“Over the past few years I’ve had an uncomfortable sense that someone, or something, has been tinkering with my brain, remapping the neural circuitry, reprogramming the memory. My mind isn’t going—so far as I can tell—but it’s changing. I’m not thinking the way I used to think. I can feel it most strongly when I’m reading. Immersing myself in a book or a lengthy article used to be easy. My mind would get caught up in the narrative or the turns of the argument, and I’d spend hours strolling through long stretches of prose. That’s rarely the case anymore. Now my concentration often starts to drift after two or three pages. I get fidgety, lose the thread, and begin looking for something else to do. I feel as if I’m always dragging my wayward brain back to the text. The deep reading that used to come naturally has become a struggle.”
 
You may be nodding to yourself in agreement, even as you curse technological breakdowns that suddenly make your life more difficult. You hate our reliance on technology and pine for the good old days without it, but it sure is great to find a restaurant when you are lost or Skype with your sister in Florida.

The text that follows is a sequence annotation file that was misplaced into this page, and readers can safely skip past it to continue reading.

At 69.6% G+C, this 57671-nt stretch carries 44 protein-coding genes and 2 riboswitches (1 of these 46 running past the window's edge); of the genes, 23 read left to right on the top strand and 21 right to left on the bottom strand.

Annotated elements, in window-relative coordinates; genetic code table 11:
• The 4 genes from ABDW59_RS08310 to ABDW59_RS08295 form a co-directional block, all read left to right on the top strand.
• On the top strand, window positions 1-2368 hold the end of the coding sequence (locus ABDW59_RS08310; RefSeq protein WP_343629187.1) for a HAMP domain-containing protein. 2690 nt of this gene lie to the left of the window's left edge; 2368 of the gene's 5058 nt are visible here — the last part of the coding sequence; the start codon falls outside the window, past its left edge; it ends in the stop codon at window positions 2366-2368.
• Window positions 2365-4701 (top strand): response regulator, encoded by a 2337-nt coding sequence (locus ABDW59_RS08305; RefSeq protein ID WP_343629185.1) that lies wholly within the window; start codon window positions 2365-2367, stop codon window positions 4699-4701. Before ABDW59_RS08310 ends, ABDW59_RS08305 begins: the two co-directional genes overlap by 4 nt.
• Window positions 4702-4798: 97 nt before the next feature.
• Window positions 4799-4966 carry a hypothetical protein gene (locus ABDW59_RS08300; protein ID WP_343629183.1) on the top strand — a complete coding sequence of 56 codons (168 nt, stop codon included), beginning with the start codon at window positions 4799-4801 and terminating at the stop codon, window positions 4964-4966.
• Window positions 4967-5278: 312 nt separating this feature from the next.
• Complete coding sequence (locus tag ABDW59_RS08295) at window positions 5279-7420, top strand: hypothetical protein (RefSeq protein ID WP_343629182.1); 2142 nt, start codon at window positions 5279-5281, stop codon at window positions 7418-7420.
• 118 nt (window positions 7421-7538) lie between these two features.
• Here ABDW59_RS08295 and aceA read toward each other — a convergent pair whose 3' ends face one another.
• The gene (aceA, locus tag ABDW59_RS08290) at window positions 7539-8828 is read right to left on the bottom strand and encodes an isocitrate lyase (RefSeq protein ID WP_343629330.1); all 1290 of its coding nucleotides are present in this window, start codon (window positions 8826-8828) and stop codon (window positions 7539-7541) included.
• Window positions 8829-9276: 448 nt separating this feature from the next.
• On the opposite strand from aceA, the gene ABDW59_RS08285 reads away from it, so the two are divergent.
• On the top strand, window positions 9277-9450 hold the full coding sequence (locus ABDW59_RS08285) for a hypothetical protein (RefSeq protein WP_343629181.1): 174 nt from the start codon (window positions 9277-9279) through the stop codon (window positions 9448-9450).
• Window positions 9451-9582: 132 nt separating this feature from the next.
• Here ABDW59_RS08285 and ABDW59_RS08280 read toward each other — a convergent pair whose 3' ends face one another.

Here are my three basic thoughts regarding reading in a technological age.
 
* Books and computers are here to stay (short term), and young people will be reading from both.
 
* The brain is constantly evolving, including rewiring itself. Indeed, Maryanne Wolf, author of Proust and the Squid: The Story and Science of the Reading Brain, argues that we are not born to read. The brain will continue to change in response to new symbols, the speed with which information comes at us, and the myriad forms it will take.
 
* Critical thinking skills transcend how and where reading is done.
 
The evolution of the brain
 
The brain has been changing and adapting since the invention of language. That’s reading the symbols, but more importantly it’s about how the brain connects the meaning of words to the experiences and imagination of the reader. If our brains were able to begin this evolution with the advent of written language 6,000 years ago, surely it can adapt to the speed and scope of information, especially language, available on the internet.
 
Reading begins at infancy